Army units represented included:
- The 3rd Psychological Operations Battalion (Airborne), 8th Psychological Operations Group (Airborne) from Fort Bragg, North Carolina
- The 22nd Mobile Public Affairs Detachment, 18th Airborne Corps from Fort Bragg, North Carolina
- The 982nd Signal Company (Airborne) from Atlanta, Georgia
- The 55th Signal Company (Combat Camera) from Fort George G. Meade, Maryland
The Air Force Reserves were represented by the 4th Combat Camera Squadron, 315 Airlift Wing from Charleston, South Carolina.
The Israel Defense Forces were represented by the Combat Camera Unit from Tel Aviv, Israel — regular participants in the annual event.
With 18 competitors and 21 events, this year’s competition was in its history.
Events included Hero workout of the day, capabilities briefings, day and light land navigation, a swim event, undisclosed distance ruck marches, a tactical lane, sensitive site exploitation and a variety of ranges including pistol challenges, marksmanship qualifications and stress shoots.
For some competitors, travel for this event marked their first trip to the U.S.
“It’s exciting to learn about the culture of the U.S.A., and the Army, and work together,” said Sgt. Lee Hershkovitz of the Israeli Defense Forces Combat Camera Unit. “I’m looking forward to meeting new people, because we are combat photographers and they are combat photographers in another country. It’s very interesting to know what they do because in Israel, in the U.S., it’s not the same thing.”
When asked how she felt about the competition, Hershkovitz responded, “I’m a little bit nervous, but it’s going to be fun and interesting.”
This competition brings out the very best of military creatives. The competition serves as a melting pot of talent, equipment, technical knowledge and experience. New competitors and veteran-teams alike earn the respect of their fellow competitors while establishing long-lasting partnerships across their career fields.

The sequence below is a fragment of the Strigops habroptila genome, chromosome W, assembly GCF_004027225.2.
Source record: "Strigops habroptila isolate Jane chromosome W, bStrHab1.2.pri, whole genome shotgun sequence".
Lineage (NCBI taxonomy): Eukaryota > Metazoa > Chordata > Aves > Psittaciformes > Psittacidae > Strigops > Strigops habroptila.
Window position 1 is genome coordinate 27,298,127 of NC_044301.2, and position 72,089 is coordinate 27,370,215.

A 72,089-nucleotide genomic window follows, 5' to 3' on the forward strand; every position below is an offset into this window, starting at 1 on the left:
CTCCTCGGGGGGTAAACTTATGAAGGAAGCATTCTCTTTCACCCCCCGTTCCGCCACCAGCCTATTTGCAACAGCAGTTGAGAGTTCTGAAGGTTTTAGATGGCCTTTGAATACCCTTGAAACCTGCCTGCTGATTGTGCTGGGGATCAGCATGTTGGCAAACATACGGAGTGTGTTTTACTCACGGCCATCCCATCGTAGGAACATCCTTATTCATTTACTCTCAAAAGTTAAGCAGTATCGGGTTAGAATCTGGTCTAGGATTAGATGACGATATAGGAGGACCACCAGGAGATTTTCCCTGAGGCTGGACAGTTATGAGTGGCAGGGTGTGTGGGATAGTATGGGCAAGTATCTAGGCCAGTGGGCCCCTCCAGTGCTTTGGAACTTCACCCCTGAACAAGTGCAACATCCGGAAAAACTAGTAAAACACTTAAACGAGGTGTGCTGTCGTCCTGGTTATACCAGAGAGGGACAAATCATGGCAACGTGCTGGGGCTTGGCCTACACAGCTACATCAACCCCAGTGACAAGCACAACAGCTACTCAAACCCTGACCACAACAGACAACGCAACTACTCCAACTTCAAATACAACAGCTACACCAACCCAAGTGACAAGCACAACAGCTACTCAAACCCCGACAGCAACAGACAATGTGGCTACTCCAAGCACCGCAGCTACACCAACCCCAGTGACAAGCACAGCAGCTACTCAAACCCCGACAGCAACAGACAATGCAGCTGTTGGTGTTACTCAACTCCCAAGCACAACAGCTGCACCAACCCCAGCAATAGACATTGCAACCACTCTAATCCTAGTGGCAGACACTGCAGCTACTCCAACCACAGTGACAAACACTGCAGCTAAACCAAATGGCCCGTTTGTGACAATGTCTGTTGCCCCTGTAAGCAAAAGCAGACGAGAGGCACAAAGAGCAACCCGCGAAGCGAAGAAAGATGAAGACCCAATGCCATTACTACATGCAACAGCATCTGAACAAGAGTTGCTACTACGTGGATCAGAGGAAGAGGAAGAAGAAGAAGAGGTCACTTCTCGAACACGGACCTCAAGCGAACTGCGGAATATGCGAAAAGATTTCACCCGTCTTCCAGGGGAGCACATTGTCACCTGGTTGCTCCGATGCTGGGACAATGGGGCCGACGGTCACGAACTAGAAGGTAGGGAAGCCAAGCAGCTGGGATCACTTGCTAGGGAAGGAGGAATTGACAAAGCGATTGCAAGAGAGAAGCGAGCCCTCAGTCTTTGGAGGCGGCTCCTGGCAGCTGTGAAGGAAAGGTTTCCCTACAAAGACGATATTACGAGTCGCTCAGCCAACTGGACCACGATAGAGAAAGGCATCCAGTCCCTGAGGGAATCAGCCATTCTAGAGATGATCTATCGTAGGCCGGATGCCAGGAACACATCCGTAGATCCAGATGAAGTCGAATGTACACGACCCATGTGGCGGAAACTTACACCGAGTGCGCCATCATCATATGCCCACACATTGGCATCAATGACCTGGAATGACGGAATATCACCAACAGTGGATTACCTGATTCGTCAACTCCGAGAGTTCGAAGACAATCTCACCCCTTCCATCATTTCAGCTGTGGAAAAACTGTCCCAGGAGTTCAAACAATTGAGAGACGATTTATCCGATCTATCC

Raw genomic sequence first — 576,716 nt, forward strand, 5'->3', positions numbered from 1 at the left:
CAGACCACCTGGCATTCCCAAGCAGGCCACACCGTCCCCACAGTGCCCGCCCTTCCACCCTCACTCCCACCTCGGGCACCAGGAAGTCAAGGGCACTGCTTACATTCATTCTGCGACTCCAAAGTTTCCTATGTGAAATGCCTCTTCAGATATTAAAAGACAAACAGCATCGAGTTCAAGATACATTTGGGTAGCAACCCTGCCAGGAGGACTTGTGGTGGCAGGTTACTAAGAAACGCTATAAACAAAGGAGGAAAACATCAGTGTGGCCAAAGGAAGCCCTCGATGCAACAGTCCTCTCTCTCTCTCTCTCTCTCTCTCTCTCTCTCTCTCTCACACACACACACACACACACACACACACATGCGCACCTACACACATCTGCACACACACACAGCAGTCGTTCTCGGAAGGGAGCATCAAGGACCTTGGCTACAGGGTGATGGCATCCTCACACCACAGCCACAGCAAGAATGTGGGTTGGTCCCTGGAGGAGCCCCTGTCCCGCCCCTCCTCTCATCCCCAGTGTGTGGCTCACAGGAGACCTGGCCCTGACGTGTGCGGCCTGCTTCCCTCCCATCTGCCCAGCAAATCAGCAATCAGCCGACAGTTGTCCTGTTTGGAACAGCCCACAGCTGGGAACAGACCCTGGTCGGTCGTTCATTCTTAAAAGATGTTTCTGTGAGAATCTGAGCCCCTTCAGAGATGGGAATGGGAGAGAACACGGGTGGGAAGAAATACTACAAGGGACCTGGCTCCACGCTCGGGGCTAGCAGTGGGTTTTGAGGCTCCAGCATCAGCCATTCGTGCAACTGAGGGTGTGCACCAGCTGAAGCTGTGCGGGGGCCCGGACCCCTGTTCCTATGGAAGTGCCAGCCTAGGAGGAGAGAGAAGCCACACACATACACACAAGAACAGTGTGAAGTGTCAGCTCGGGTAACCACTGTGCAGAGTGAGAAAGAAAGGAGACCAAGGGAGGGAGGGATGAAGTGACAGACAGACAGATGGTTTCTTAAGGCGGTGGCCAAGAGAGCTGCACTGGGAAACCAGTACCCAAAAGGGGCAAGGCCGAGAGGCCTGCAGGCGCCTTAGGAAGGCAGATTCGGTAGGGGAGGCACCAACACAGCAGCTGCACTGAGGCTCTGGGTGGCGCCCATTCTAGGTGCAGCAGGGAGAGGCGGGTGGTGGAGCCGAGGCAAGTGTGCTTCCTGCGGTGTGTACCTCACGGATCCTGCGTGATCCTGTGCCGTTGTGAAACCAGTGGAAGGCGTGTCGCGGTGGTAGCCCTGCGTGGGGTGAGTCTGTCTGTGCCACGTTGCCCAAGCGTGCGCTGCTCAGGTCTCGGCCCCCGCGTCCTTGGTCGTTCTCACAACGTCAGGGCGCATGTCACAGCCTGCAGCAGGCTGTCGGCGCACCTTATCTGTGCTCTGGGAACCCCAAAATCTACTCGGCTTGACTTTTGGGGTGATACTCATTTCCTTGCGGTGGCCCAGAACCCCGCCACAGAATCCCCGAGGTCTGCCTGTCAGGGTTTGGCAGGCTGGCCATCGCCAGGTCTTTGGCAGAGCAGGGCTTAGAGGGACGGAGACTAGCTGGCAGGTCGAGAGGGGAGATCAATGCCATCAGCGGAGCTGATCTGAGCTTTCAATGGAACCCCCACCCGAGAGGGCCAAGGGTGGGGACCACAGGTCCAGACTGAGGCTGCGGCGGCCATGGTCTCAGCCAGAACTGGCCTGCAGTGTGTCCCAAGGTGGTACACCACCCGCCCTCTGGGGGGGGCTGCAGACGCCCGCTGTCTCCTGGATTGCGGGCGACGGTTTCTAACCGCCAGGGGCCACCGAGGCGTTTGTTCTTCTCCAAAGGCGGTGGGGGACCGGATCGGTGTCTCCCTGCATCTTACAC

The 315 Airlift Wing’s 4th Combat Camera Squadron’s Tech. Sgt. Corban Lundborg and Senior Airman Joseph LeVeille, won first place at the 2022 Spc. Hilda I. Clayton Best Combat Camera Competition. Their victory marks the first year a team from the Air Force Reserve won the event.
“It was a fun competition this year and it was good training” Lundborg said. “There were a lot of great teams. It’s really about getting to meet everyone in this career field, building relationships and getting better at our job.”
“It was a privilege to compete with such talented professionals and an honor to tell my dad’s story,” said LeVeille. One of the winning team’s project submissions was a video telling about how LeVeille’s father, who lost his life while serving in the Army, inspired him to join the military.
The 55th Signal Company (Combat Camera) holds the proud distinction of being the U.S. Army's only active duty COMCAM unit. Their mission is to provide still and video documentation of Army operations during peacetime, contingencies, and combat. Ready to deploy on a moment's notice, the 55th employs state-of-the-art documentation equipment and is equipped with still and motion cameras, night vision equipment, and editing suites. The unit also has the distinction of an airborne capability requiring the unit to conduct monthly airborne operations to maintain the airborne qualified status of select members of the unit.
Editor's Note: U.S. Air Force Michael Dukes, 315th Airlift Wing, Command Information Chief and U.S. Army Sgt. Henry Villarama, 55th Signal Company (Combat Camera) contributed to this article.
Fort A.P. Hill Public Affairs Office